By Michael Birnbaum
Washington Post Staff Writer
Wednesday, August 6, 2008
The bill for the District's problem-plagued summer jobs program has ballooned to more than $50 million, exceeding its original budget by at least $30 million, and spelling more trouble for the program, which has struggled in recent weeks with major payroll and organizational issues.
Mayor Adrian M. Fenty (D) requested last week that Chief Financial Officer Natwar M. Gandhi allocate $20.1 million from an emergency fund, and yesterday a frustrated Vincent C. Gray, the council chairman, dashed off a letter demanding an explanation for the costs in the closing weeks of the program.
Gray (D) said yesterday that he is in "shock" about Fenty's request, which he learned about Friday. The council approved an additional $10.8 million earlier in the summer and had allocated $20.5 million at the beginning of the summer.
"You want to do whatever you can for kids," Gray said, "but one of the things you want to teach them is a sense of responsibility."
This request "affects the financial future and the financial stability of the city," he said, and the budget overrun was "entirely preventable."
Multiple attempts to reach the mayor and the official in charge of the program for comment were unsuccessful.
The Fenty administration made expanding the summer jobs program a top priority, but it has struggled to manage the expansion. This year the program included more than 19,000 students, an increase of more than 6,000 from the year before. Payroll problems have been massive, with thousands of students underpaid or not paid at all. More than 700 students sat idle in an auditorium for weeks because of administrative problems, and some students have said they got paid even though they never did any work.
Other council members were also concerned.
"This has been an expensive debacle," said Carol Schwartz (R-At Large), chairman of the committee that oversees the program. "Maybe if they hadn't paid people that hadn't worked, they wouldn't need so much additional money."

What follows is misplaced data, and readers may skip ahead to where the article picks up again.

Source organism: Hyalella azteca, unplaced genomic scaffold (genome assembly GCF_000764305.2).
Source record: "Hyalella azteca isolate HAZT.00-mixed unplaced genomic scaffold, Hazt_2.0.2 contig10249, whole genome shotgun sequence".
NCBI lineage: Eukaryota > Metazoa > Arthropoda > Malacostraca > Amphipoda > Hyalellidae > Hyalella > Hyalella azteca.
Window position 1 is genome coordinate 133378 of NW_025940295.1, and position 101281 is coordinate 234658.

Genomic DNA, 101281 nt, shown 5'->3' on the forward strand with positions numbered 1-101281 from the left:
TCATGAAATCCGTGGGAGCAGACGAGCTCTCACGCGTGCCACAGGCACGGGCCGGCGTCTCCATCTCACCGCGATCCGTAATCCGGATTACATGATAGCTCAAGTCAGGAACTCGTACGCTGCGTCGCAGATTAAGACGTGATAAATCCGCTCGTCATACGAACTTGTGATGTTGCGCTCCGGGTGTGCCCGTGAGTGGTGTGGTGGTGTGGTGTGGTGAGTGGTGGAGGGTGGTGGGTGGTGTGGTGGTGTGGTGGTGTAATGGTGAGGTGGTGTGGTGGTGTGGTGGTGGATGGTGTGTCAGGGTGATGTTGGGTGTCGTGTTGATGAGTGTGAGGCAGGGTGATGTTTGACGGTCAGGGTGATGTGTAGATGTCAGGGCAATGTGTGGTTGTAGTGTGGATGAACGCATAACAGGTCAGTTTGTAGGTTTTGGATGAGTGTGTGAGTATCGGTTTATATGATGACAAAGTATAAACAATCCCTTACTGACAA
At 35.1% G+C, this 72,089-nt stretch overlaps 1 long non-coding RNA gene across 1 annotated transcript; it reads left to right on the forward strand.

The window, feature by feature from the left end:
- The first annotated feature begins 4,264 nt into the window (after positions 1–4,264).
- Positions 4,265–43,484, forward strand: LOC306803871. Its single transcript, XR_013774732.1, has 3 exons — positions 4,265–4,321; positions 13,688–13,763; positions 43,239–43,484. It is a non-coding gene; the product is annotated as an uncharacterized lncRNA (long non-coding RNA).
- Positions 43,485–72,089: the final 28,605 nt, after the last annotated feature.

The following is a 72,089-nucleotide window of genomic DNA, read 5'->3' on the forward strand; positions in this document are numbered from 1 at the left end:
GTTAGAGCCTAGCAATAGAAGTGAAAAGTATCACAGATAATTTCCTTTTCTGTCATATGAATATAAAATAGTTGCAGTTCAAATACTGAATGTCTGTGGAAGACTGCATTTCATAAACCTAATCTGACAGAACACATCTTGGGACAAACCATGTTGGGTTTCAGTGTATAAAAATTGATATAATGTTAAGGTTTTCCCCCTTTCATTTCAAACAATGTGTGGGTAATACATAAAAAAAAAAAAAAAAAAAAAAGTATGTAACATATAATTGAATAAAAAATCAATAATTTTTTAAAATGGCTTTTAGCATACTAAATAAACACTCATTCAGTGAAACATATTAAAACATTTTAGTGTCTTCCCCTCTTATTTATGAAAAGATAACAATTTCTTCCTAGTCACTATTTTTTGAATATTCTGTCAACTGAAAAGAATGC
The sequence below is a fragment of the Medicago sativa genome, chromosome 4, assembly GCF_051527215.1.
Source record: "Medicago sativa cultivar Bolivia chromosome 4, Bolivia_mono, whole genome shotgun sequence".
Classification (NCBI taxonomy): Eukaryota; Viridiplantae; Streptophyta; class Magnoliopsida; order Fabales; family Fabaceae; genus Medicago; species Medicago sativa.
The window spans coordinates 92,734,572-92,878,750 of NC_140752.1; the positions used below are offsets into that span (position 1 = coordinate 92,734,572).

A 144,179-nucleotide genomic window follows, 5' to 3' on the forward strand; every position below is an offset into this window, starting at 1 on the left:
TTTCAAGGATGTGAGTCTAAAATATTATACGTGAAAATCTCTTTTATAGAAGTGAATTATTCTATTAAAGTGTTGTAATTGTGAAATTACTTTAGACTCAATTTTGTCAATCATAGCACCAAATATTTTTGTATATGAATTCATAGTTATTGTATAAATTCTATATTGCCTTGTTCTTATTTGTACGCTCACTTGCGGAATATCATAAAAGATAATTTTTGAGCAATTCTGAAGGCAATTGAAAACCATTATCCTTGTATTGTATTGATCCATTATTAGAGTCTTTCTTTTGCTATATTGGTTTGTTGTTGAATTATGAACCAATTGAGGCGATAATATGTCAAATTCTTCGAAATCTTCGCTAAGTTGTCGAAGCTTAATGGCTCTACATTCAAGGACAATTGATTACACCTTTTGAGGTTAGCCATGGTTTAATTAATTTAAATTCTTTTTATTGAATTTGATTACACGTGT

Schwartz and Marion Barry (D-Ward 8) asked the D.C. inspector general late last month to audit the program, and Schwartz will conduct emergency oversight hearings in September.
The chief financial officer's office said it would provide the requested funds.
"It's a legitimate request," said David Umansky, a spokesman for Gandhi. "We're not going to let the kids not get paid."
Schwartz said she was surprised to hear about the mayor's request for an additional $20.1 million for the program, which was first reported yesterday by the Washington Examiner. Schwartz said she had not been told of the cost overruns.
"You would think maybe Summer Spencer [head of the Department of Employment Services] would have made us aware," Schwartz said.
Fenty's letter, dated July 30, asked for "up to $20,100,000 . . . due to several factors including the tremendous increase in program registration." He wrote that the amount needed might be "reduced significantly" depending on how many students remain in the program until the last day, which is Aug. 22.
Fenty wrote that the Department of Employment Services had enough money to cover the extra expenses but that council action would be required to allow that to happen. The council has been in recess since mid-July, so Fenty requested money from the District's contingency reserve fund in the meantime.
Gray said that if the mayor had asked for the money before the council recessed, there would have been hearings. He also said the mayor's lack of direct communication with him about the matter was "highly unusual, especially given the high visibility and profile of this program."
The program has two more biweekly paydays. Some students were being paid to attend summer school, but the school program ended last week; students in that program will be transferred to other sites, said Diana Johnson, spokeswoman for the Department of Employment Services.